But, back then, neighbors interceded. Teachers squashed quarrels. Average citizens broke up fights and dispersed onlookers. The police were rarely involved and if they were, they escorted you back to your house to give your parents an earful. And no kid wanted this; it never went well. I am certain officers heard plenty of screaming mothers and yelping youngsters on their way back to their squad cars. There were harsh conversations from concerned parents to other more oblivious ones. Behaviors were corrected. Kids were shown understanding and compassion from complete and utter strangers. People took the time to speak into young lives like mine. They shared their experience, strength and hope with us and corrected our ways of thinking and relating to each other. I am a better person for it. It's the way things were done then.
When I grew up, it was a different time. The entire community around us, raised us. It wasn't the sole responsibility of our parents. Nor should it have been. It was not just our teachers, our clergymen, policemen and business owners that raised us. It was a collective, communal effort. After all, these children were to be future leaders of the community and hopefully, with some hard work on everyone's part, perhaps the nation. Back then, we, as a society, were under the beautiful delusion that it took an entire village to raise a child. This made sense in the 70s'. And it still makes sense today.
That opening statistic is alarming, it means something. It makes a boldly, distressing statement. If teachers today believe that it's ok only to intervene in episodes of bullying 4% percent of the time that means something's sadly changed. It means we've lost something along the way. That means there's been a glitch in the societal mechanism for quite sometime and we've been sleepwalking our way into our present situation. I know it's hard to come to grips with, hard to believe that our generation is responsible for this sort of attitude, this philosophy. And while it's hard to accept that somewhere between the mad rush of the rat race and our want of keeping up with the Jones', our generation had forgotten those simple acts of communal kindness, take comfort in the fact that even I, the recipient of that benevolence, had forgotten. I guess we assumed that since we survived our childhood relatively unscathed, it's our belief that bullying is an normal part of growing up, that it's ok if our children go through the same "rites of passage", the same "gauntlets of torment". Needless to say, it's not ok. And it's not OK with me. Something had to be done. I understand that The Dead Kid is a small movie, about a small town, with a small problem but it is meant to be illustrative of something larger. Things were not always this dire. At one time, in the not so distant past, we did treat each other kinder. We need to get back to that.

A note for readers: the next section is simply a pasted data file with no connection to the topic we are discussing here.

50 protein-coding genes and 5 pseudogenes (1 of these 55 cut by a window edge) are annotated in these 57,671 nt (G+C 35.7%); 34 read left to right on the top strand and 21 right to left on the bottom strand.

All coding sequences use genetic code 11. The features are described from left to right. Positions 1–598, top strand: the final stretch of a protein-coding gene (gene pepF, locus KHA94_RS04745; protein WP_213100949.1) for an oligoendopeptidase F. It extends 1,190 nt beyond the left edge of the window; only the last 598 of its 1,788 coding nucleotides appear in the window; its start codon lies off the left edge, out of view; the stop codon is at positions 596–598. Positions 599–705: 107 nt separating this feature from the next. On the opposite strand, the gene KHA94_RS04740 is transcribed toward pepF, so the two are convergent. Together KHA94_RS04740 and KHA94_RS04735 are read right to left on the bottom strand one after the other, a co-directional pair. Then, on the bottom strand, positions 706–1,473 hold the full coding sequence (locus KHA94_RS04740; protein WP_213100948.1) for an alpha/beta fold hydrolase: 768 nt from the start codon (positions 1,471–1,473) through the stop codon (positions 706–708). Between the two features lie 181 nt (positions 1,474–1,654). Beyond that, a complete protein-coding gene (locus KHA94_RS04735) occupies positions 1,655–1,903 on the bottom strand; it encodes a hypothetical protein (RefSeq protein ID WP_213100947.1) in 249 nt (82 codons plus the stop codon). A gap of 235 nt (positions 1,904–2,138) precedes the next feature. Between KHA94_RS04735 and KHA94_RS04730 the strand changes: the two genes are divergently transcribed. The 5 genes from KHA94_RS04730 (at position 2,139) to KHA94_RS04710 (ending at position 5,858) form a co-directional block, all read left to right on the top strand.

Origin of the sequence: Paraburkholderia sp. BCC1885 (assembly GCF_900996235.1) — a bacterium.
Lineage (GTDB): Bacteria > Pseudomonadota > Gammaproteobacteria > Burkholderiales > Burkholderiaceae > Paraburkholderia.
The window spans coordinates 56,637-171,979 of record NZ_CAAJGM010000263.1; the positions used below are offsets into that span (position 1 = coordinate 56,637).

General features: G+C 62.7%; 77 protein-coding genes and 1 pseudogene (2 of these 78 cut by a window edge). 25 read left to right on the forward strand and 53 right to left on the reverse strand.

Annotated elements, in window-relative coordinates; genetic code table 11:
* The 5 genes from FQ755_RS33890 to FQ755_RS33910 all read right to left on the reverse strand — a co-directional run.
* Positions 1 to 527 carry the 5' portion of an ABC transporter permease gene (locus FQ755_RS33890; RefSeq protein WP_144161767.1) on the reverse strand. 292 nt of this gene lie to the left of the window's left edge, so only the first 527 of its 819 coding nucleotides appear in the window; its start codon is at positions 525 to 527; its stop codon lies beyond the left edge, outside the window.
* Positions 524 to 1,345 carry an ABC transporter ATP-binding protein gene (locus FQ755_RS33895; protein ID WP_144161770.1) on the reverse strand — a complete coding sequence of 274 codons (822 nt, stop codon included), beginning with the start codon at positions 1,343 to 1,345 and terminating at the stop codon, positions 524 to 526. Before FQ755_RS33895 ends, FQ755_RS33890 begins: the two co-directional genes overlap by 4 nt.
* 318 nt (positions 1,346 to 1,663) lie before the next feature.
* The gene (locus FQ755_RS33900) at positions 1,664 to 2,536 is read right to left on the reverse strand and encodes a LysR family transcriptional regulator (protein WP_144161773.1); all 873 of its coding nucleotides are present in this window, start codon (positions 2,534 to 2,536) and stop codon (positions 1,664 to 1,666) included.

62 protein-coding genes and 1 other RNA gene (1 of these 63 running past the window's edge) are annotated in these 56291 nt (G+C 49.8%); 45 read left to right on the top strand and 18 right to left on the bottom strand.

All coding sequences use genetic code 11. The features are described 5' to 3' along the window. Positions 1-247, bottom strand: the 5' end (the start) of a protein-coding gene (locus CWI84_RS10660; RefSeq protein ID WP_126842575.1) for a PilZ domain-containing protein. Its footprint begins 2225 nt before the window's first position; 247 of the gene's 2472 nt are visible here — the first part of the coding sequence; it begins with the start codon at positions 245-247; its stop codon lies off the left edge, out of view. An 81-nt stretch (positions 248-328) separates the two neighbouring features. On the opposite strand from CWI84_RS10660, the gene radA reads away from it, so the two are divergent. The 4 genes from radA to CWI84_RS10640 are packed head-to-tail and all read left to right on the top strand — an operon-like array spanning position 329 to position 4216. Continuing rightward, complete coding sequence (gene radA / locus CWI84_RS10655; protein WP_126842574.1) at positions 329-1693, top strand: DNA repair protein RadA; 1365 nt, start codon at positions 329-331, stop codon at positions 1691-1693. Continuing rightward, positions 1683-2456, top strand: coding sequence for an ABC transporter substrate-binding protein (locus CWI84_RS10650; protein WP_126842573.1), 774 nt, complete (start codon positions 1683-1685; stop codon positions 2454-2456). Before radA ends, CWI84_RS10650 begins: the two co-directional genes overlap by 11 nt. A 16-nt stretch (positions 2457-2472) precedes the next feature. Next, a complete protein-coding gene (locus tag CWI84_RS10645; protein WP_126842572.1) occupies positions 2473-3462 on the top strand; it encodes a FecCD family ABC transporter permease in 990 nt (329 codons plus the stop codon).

But now, neighbors don't come out of their houses to break up fights. Shopkeepers and businessmen protect their wares by any means necessary. Teachers no longer correct poor behavior for fear of ramifications. Yes, it's different now. There is no commune or consideration or "villages raising children". On a mass scale, there is only the "I" wrapped securely in a blanket of self-preservation. And Fear. And fear is winning in a landslide. Call it apathy, call it self-centeredness, selfishness, indifference, what have you but our generation did not give back to our communities what was so freely given to us. We didn't. And there's no one left in the room to point the finger at. We did this. I am certain this accusation is to be met with a lot of posts to the contrary. I further know that I should "speak for myself" and therefore, I will.
To those that have been bullied as a result of my self-absorption and egoism, I apologize. The Dead Kid is my endeavor to do better, to open the lines of discourse, on race, on tolerance, on community. I refuse to side with those of my generation who would not react on your behalf 96% percent of the time. I would not be where I am, if someone had refused to intervene for me. As present and future members of our global community, you are owed that. To pay a kindness forward done for me long ago, I owe you my experience, my strength and my hope. I am here (, I will listen.